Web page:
New anti-coup protests strike Myanmar after deadly night of raids | Military news


Activists called for more protests against the coup in Myanmar on Saturday, the anniversary of the death of a student whose murder in 1988 sparked numerous protests against the government and led to the emergence of Aung San Suu Kyi as an icon of democracy.

The appeals came following a nighttime crackdown by security forces that left at least three dead and several injured in two townships in Yangon.

In Thaketa Township, two people were confirmed dead in a pre-dawn crackdown on Saturday, while in Hlaing Township, one person was shot in the head and later died, while in at least three others were injured.

Several people were also reportedly arrested or beaten by authorities on Friday evening, following a candlelight vigil across the country for killed protesters.

Early Saturday morning, military and police forces also converged on the Insein railway compound, in what activists described on social media as a “siege.”

A video posted on social media also showed several protesters trying to help a seriously injured person, who was shot dead on Saturday morning in Pyay township, Bago region.

Another video showed suspected thefts of private motorcycles by security forces, which also allegedly crashed civilian vehicles at the Thukha Myaing residential complex in Yangon.

An image that also went viral on social media and ignited anger showed an officer grabbing and beating what appeared to be a young boy in Mandalay on Friday.

Campaign 8-8-88

Posters spread on social media on Saturday calling for people to take to the streets to protest against the military government and to mark the anniversary of the death of Phone Maw, who was shot dead by security forces in 1988 in it. which was then known as the Rangoon Institute of Technology campus.

His shooting and that of another student who died weeks later sparked widespread protests against the military government known as the 8-8-88 campaign, as they peaked in August of that year. An estimated 3,000 people were killed when the army crushed the uprising.

Responding to the call, dozens of Buddhist monks and nuns from Sitagu International Buddhist University in Sagaing County in Yangon marched peacefully on Saturday morning.

Aung San Suu Kyi has been caught up and under house arrest for nearly two decades. She was released in 2008 when the military began democratic reforms and her National League for Democracy won elections in 2015 and again in November last year.

On February 1 of this year, the generals overthrew his government and detained Aung San Suu Kyi and many of his cabinet colleagues, alleging fraud in the November elections.

More than 70 people have been killed in the Southeast Asian country in widespread protests since then, the advocacy group of the Association for the Assistance of Political Prisoners (AAPP) said.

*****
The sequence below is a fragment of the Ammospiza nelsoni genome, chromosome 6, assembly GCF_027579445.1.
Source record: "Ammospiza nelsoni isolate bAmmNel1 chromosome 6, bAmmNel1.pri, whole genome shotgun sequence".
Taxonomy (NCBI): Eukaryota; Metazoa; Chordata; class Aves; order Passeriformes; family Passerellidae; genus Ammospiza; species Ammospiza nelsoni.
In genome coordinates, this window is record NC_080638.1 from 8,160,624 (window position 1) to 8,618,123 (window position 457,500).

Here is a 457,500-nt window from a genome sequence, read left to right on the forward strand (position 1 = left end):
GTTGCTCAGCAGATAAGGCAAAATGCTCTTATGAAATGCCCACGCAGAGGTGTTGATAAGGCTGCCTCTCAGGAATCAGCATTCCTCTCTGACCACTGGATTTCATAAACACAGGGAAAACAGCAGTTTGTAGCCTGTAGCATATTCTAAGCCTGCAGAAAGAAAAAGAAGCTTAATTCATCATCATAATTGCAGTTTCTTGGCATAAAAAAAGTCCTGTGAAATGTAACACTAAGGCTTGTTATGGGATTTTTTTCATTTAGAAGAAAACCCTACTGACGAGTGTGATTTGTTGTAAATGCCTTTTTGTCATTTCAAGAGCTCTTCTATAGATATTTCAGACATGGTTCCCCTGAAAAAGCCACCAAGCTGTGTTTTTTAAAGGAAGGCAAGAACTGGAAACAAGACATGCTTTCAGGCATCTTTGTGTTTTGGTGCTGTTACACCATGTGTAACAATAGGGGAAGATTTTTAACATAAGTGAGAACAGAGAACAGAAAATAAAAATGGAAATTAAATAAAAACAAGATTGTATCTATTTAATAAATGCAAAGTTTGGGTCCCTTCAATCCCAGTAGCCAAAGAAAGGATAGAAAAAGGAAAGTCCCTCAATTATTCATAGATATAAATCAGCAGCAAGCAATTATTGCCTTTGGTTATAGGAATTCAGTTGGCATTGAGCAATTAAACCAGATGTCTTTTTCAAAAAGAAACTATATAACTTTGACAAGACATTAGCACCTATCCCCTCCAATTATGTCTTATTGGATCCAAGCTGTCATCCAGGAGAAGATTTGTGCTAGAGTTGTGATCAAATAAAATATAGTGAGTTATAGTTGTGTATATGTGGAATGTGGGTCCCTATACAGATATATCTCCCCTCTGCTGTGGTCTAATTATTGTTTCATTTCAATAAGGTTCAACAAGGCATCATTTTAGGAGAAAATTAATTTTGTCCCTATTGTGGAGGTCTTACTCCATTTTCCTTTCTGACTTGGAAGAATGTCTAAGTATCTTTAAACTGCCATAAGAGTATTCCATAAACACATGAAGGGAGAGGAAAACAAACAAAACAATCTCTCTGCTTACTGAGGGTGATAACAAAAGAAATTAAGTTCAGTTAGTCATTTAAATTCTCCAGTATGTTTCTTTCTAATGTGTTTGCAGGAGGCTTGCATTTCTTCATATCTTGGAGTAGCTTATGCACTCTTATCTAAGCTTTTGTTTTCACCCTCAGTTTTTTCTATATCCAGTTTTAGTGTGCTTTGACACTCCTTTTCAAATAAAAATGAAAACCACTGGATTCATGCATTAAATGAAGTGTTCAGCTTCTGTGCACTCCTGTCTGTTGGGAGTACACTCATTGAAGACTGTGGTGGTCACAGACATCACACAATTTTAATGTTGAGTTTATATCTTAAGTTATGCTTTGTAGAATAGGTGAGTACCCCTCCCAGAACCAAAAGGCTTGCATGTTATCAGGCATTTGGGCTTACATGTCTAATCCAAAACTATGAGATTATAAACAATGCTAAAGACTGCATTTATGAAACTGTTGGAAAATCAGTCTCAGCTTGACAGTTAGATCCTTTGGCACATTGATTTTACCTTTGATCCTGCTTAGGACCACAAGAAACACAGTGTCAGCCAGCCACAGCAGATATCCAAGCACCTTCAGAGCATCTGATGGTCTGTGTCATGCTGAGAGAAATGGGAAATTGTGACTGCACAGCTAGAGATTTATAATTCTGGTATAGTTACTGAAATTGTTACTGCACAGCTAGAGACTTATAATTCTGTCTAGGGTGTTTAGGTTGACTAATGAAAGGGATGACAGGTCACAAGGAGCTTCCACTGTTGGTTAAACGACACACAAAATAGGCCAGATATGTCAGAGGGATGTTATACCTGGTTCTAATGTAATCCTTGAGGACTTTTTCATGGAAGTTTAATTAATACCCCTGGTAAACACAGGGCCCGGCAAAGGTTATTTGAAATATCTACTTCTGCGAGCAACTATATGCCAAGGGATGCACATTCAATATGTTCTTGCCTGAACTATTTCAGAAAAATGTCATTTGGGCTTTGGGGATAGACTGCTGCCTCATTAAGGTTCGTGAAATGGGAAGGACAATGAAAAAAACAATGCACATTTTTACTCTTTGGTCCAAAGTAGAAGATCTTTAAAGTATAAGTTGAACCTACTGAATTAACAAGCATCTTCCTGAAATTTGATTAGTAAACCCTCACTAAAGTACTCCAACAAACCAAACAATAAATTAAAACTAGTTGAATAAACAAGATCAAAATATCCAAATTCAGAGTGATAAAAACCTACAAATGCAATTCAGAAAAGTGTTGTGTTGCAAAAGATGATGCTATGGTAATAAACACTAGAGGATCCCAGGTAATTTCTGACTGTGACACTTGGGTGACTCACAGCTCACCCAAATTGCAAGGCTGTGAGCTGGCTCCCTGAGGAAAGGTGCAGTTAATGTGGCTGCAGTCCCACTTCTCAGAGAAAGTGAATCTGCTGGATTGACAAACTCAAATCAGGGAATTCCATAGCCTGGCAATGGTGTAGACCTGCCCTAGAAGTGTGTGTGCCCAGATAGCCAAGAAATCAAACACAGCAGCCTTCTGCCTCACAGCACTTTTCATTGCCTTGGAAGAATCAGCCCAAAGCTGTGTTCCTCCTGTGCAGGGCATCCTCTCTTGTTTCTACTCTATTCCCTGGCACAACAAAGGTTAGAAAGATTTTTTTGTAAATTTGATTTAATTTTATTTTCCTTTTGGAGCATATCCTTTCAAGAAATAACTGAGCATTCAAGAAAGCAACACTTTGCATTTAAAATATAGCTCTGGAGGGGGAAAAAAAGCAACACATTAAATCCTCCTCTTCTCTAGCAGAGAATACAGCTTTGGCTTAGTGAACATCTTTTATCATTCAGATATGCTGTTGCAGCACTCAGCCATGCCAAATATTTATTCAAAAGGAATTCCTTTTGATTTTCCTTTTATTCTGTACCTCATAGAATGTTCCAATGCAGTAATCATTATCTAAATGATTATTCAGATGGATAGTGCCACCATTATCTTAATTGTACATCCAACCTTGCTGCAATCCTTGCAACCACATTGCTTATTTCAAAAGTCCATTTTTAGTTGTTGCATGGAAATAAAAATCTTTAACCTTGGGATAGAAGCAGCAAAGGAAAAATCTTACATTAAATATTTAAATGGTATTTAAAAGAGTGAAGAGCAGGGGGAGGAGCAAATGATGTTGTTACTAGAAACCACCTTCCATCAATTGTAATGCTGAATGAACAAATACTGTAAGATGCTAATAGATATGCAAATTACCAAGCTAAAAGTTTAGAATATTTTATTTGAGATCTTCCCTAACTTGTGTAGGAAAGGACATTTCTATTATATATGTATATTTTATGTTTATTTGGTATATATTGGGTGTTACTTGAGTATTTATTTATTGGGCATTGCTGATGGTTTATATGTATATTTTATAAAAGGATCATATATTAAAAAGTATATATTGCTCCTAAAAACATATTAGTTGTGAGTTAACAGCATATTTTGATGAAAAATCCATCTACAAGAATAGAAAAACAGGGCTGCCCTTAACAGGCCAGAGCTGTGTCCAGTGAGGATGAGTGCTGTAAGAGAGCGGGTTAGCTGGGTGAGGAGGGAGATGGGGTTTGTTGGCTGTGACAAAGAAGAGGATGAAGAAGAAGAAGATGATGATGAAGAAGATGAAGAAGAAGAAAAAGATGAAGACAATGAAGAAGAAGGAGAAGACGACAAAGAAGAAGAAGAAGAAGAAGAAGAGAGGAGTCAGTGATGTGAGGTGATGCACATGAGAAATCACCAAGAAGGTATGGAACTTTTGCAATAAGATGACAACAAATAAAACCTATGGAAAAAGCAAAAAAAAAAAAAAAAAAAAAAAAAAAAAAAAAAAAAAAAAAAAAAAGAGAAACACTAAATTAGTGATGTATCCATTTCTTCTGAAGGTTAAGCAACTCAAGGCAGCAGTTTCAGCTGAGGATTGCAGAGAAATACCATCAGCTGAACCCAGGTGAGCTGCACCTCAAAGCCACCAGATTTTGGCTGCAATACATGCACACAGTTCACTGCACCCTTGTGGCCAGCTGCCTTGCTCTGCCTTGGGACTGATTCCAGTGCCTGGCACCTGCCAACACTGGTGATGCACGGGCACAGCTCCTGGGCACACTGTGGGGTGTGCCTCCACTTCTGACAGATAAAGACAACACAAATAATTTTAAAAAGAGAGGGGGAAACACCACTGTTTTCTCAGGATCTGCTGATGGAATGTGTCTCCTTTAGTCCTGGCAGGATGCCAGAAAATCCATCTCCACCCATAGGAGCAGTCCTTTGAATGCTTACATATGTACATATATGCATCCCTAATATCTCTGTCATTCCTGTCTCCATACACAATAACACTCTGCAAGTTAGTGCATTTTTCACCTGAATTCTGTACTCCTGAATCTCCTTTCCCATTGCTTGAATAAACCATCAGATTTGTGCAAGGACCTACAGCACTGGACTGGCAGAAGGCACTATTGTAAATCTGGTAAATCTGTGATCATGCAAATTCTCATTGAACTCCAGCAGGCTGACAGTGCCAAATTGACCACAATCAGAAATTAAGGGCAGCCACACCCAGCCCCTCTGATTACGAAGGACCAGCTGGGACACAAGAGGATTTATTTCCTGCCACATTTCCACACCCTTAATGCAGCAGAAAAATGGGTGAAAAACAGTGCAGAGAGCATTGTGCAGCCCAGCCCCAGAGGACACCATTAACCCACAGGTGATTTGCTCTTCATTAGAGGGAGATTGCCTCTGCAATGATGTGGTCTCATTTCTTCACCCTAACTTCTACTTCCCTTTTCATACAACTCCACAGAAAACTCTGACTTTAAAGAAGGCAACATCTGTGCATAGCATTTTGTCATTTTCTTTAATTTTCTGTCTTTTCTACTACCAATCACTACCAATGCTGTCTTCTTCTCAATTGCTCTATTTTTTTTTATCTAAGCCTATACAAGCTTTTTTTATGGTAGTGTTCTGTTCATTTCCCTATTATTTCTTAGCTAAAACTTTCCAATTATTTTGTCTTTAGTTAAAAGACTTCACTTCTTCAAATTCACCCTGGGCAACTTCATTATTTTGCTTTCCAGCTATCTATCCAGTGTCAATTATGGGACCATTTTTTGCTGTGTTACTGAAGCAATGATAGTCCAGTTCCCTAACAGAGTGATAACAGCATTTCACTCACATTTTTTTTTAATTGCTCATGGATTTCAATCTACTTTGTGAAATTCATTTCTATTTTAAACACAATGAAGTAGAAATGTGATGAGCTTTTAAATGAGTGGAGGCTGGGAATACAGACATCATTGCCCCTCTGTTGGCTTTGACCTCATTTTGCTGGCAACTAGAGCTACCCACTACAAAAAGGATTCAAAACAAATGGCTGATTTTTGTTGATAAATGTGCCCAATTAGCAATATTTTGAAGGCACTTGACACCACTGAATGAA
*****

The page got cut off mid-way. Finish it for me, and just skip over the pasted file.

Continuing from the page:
On Friday, a day after 12 people were killed in one of the bloodiest days since the coup, the former British colonial power warned its citizens of Myanmar to leave, saying “tensions and political unrest has become widespread since the military takeover and levels of violence are increasing ”.

Test for Biden

The coup in Myanmar, where the military has close ties to China, is a first major test for new US President Joe Biden.

His administration reported on Friday a virtual meeting with leaders of India, Japan and Australia, the first official summit of a group known as Quad, in an attempt to demonstrate a renewed commitment by the United States to regional security.

“As long-time supporters of Myanmar and its people, we stress the urgent need to restore democracy and the priority of building democratic resilience,” the four leaders said in a statement issued by the White House.

Protesters hold candlelight vigil and shout slogans during protest against military coup in Yangon on Friday evening [Stringer/AFP]

A military government spokesperson did not respond to Reuters phone calls seeking comment.

UN human rights investigator Thomas Andrews on Friday dismissed “absurd” comments by a senior Myanmar official that authorities were “taking the utmost restraint.”

Addressing the United Nations Human Rights Council in Geneva, he called for a united approach to “eliminate the junta’s sense of impunity”.

South Korea announced on Friday that it would suspend defense exchanges and reconsider development aid to Myanmar due to the violence.

The Kremlin said Russia, which has close ties to the Burmese military, is concerned about the escalation of violence and “is analyzing” the possibility of suspending military-technical cooperation.

“We assess the situation as alarming and we are concerned about reports of the increasing number of civilian casualties from there,” Kremlin spokesman Dmitry Peskov said as quoted by the TASS news agency.

Earlier this week, the UN Security Council removed wording from a statement condemning the military takeover as a coup and threatening possible further action due to opposition from China, Russia, India and Vietnam.





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